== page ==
(Bloomberg) -- Anthony Fauci, the U.S. government's top infectious-disease expert, said the virus isn't taking a summer break, judging from its persistent spread in warmer states. He is testifying before Congress Tuesday.
As many as 31 states have R0 figures above 1, according to the Rt.live website, meaning that each person with the virus infects at least one other. The World Trade Organization said its worst-case scenario for cross-border commerce this year will likely be avoided, depending on whether there's a second wave of outbreaks.
Novak Djokovic, the world's leading men's tennis player, tested positive for Covid-19 days after an exhibition tournament in the Balkans featuring him was cut short. England eased more restrictions as deaths continued to fall.
Subscribe to a daily update on the virus from Bloomberg's Prognosis team here. Click VRUS on the terminal for news and data on the coronavirus.
Florida Infection Rate Rises to 11% (10:50 a.m. NY)
Florida reported 103,506 Covid-19 cases on Tuesday, up 3.3% from a day earlier, compared with an average increase of 3.8% in the previous seven days. Deaths among Florida residents reached 3,237, an increase of 2%, the most on a percentage basis since June 5.
Seen on a rolling seven-day basis, Florida's new cases reached 23,397, the highest ever.
Cumulative hospitalizations of Florida residents rose by 199, or 1.5%, to 13,318. On a rolling seven day-basis, they reached 1,112, the highest level since May 25.
The new rate of people testing positive for the first time climbed to 10.9% for Monday, from 7.7% on Sunday.
Kennedy Center Cancels 2020 Events (10:34 a.m. NY)
The John F. Kennedy Center for the Performing Arts will cancel most previously announced performances and events through the end of the year, according to an emailed statement.
The prestigious theater in Washington said it expects to lose an estimated $45.7 million in ticket sales and other earned income during the 2020-2021 season.
Vodafone, MTN Can Share Client Data With Ghana (10:30 a.m. NY)
Vodafone and MTN's Ghanaian units are allowed to share subscriber data with the government to help it track down the contacts of coronavirus cases, a high court in Accra ruled Tuesday.
It would go against citizens' "overall wellbeing" for the court to stop telecommunications providers from sharing data with authorities amid a pandemic, Justice Stephen Oppong said in his decision.
Schoolchildren Don't Spread Virus: French Study (9:11 a.m. NY)
School kids don't appear to transmit the virus to peers or teachers, a French study found. Scientists at Institut Pasteur studied 1,340 people in Crepy-en-Valois, a town northeast of Paris that suffered an outbreak in February and March, including 510 students from six primary schools. They found three probable cases among kids that didn't lead to more infections among other pupils or teachers. The study confirms that children appear to show fewer telltale symptoms than adults and be less contagious, providing a justification for reopening schools.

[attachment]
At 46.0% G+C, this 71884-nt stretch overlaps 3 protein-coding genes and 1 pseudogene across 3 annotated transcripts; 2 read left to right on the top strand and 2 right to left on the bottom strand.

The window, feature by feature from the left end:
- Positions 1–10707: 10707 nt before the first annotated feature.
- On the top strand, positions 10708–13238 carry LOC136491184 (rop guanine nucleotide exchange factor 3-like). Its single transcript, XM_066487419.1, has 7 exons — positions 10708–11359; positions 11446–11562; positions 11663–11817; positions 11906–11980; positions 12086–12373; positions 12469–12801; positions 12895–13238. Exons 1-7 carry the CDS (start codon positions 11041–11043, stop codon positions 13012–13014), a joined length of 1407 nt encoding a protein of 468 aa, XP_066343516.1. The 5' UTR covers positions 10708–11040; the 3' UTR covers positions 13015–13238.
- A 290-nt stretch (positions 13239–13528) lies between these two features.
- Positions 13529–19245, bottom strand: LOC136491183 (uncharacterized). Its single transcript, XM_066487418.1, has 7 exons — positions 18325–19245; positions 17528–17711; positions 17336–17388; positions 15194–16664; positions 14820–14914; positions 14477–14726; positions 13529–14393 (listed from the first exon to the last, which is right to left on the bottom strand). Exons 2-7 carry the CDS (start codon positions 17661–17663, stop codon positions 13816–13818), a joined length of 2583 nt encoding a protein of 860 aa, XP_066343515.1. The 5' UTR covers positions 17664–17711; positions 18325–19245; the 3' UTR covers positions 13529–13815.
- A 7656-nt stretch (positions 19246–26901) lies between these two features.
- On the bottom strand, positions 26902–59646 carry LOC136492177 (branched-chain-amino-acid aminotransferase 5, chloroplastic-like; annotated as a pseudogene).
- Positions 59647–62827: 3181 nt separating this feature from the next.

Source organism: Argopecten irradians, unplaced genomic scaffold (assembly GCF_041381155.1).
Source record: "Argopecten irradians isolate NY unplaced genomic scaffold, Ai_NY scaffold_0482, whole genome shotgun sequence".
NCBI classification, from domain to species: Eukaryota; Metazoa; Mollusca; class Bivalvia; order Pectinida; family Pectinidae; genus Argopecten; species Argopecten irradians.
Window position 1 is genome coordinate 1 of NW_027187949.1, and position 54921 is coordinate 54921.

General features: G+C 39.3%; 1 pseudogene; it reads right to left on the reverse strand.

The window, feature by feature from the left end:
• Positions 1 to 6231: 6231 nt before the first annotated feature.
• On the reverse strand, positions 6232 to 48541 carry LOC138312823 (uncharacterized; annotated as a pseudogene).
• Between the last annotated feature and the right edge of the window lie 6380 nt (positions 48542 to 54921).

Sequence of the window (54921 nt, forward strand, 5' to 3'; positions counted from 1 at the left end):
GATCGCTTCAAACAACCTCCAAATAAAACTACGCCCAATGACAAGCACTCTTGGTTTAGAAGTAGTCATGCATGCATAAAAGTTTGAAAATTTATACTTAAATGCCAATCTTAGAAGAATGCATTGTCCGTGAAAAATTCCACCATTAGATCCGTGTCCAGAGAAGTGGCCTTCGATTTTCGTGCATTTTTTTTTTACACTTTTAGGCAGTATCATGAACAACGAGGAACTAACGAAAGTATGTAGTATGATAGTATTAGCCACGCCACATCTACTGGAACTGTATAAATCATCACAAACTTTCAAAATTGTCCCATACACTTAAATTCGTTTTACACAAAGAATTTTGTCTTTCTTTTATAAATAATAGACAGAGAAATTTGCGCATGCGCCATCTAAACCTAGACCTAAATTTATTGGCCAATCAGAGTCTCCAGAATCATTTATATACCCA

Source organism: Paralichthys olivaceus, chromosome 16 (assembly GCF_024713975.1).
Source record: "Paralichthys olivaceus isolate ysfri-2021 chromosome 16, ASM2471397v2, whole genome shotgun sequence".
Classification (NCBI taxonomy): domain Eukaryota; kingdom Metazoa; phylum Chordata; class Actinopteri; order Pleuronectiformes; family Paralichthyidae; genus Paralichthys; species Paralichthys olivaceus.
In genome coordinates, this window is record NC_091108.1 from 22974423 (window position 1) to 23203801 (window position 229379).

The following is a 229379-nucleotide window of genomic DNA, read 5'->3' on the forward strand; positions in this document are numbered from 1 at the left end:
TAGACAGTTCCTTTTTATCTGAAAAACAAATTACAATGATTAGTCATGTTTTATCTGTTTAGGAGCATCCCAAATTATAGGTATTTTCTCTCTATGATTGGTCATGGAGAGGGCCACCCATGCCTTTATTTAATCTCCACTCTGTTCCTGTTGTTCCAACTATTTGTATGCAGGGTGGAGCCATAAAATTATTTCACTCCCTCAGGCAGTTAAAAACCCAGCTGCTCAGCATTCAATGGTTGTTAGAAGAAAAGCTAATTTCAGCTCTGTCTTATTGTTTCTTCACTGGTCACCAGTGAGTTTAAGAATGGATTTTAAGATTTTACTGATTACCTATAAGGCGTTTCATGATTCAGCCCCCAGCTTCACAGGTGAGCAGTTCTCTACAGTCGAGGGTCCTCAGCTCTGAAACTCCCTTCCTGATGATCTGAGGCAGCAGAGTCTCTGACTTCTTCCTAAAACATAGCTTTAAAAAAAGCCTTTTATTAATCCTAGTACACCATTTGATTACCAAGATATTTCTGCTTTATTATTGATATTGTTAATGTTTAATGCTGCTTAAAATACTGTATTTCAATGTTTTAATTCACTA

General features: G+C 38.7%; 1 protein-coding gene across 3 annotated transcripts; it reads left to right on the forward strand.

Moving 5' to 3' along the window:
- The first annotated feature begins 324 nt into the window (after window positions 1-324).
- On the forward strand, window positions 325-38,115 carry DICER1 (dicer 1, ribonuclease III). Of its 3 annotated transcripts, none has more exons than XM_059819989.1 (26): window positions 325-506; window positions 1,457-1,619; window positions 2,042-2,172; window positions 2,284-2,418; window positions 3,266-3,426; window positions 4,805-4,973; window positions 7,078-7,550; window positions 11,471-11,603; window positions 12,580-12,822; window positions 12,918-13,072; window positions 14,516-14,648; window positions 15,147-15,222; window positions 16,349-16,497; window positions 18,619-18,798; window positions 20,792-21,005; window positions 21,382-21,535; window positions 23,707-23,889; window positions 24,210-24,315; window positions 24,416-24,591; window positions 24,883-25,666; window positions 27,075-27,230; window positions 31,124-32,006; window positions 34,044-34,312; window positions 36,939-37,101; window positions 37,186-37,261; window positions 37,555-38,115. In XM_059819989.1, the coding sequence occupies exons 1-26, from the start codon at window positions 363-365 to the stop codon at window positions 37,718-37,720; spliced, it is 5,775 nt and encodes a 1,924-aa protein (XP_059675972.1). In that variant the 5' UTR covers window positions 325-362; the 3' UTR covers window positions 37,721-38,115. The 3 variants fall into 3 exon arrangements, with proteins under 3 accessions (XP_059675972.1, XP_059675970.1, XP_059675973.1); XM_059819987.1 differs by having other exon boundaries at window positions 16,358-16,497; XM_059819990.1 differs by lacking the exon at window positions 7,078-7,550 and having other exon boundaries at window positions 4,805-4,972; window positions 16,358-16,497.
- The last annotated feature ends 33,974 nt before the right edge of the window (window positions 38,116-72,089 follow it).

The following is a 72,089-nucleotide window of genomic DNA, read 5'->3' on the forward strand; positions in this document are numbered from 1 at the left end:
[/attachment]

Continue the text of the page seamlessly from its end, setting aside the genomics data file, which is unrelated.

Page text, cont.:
Africa's First Covid Vaccine Trial to Include HIV Patients (8:34 a.m. NY)
South Africa will begin a coronavirus vaccine trial on Wednesday, the first such test on the continent, with its 2,000 volunteers planned to include some living with HIV. The trial will begin at three sites in the country's most populated province, Gauteng, and include 50 volunteers who have HIV, said study leader Shabir Madhi, a professor of vaccinology at the University of the Witwatersrand, in a briefing with reporters.
The vaccine, developed by the University of Oxford in partnership with AstraZeneca Plc, is already undergoing human tests in the U.K. with separate studies slated to begin in Brazil and the U.S. Coronavirus cases in South Africa have surged to more than 100,000 with almost 2,000 deaths, while the country's lockdown was eased on June 1.
England's Pubs and Hotels to Open from July 4 (8:21 a.m. NY)
U.K. Prime Minister Boris Johnson gave the green light for England's tourism and hospitality industry to emerge from three months of lockdown. Hotels, pubs, restaurants and cinemas will reopen from July 4. Johnson also announced a halving of the minimum social distance between people to 1 meter, provided they also take mitigating actions like wearing a face covering.
"Our long national hibernation is beginning to come to an end," Johnson said. "A new but cautious optimism is palpable."
The possibility of getting a full vaccine is going to be "very difficult," the prime minister said in the House of Commons. "In the meantime we will have to remain extremely vigilant and extremely cautious" to avoid future flare-ups, Johnson said.